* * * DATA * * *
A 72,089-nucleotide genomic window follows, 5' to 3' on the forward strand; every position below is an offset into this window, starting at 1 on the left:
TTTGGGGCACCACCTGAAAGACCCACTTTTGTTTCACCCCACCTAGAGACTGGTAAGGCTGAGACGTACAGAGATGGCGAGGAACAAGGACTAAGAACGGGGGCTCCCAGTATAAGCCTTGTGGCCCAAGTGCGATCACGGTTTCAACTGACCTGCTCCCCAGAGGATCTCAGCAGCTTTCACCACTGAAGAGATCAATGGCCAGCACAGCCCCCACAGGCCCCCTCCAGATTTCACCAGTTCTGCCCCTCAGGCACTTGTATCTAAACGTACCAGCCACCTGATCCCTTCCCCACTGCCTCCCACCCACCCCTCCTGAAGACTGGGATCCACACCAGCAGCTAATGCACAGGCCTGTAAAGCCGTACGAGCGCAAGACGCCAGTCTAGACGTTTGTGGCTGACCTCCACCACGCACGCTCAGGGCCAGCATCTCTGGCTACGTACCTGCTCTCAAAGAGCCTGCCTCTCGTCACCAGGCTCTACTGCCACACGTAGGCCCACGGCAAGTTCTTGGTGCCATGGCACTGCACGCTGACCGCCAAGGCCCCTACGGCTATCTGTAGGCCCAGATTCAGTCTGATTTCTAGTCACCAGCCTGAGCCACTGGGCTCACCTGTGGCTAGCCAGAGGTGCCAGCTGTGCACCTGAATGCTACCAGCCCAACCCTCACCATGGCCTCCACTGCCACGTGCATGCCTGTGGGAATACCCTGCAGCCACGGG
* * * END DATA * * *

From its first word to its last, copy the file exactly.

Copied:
A 72,089-nucleotide genomic window follows, 5' to 3' on the forward strand; every position below is an offset into this window, starting at 1 on the left:
TTTGGGGCACCACCTGAAAGACCCACTTTTGTTTCACCCCACCTAGAGACTGGTAAGGCTGAGACGTACAGAGATGGCGAGGAACAAGGACTAAGAACGGGGGCTCCCAGTATAAGCCTTGTGGCCCAAGTGCGATCACGGTTTCAACTGACCTGCTCCCCAGAGGATCTCAGCAGCTTTCACCACTGAAGAGATCAATGGCCAGCACAGCCCCCACAGGCCCCCTCCAGATTTCACCAGTTCTGCCCCTCAGGCACTTGTATCTAAACGTACCAGCCACCTGATCCCTTCCCCACTGCCTCCCACCCACCCCTCCTGAAGACTGGGATCCACACCAGCAGCTAATGCACAGGCCTGTAAAGCCGTACGAGCGCAAGACGCCAGTCTAGACGTTTGTGGCTGACCTCCACCACGCACGCTCAGGGCCAGCATCTCTGGCTACGTACCTGCTCTCAAAGAGCCTGCCTCTCGTCACCAGGCTCTACTGCCACACGTAGGCCCACGGCAAGTTCTTGGTGCCATGGCACTGCACGCTGACCGCCAAGGCCCCTACGGCTATCTGTAGGCCCAGATTCAGTCTGATTTCTAGTCACCAGCCTGAGCCACTGGGCTCACCTGTGGCTAGCCAGAGGTGCCAGCTGTGCACCTGAATGCTACCAGCCCAACCCTCACCATGGCCTCCACTGCCACGTGCATGCCTGTGGGAATACCCTGCAGCCACGGG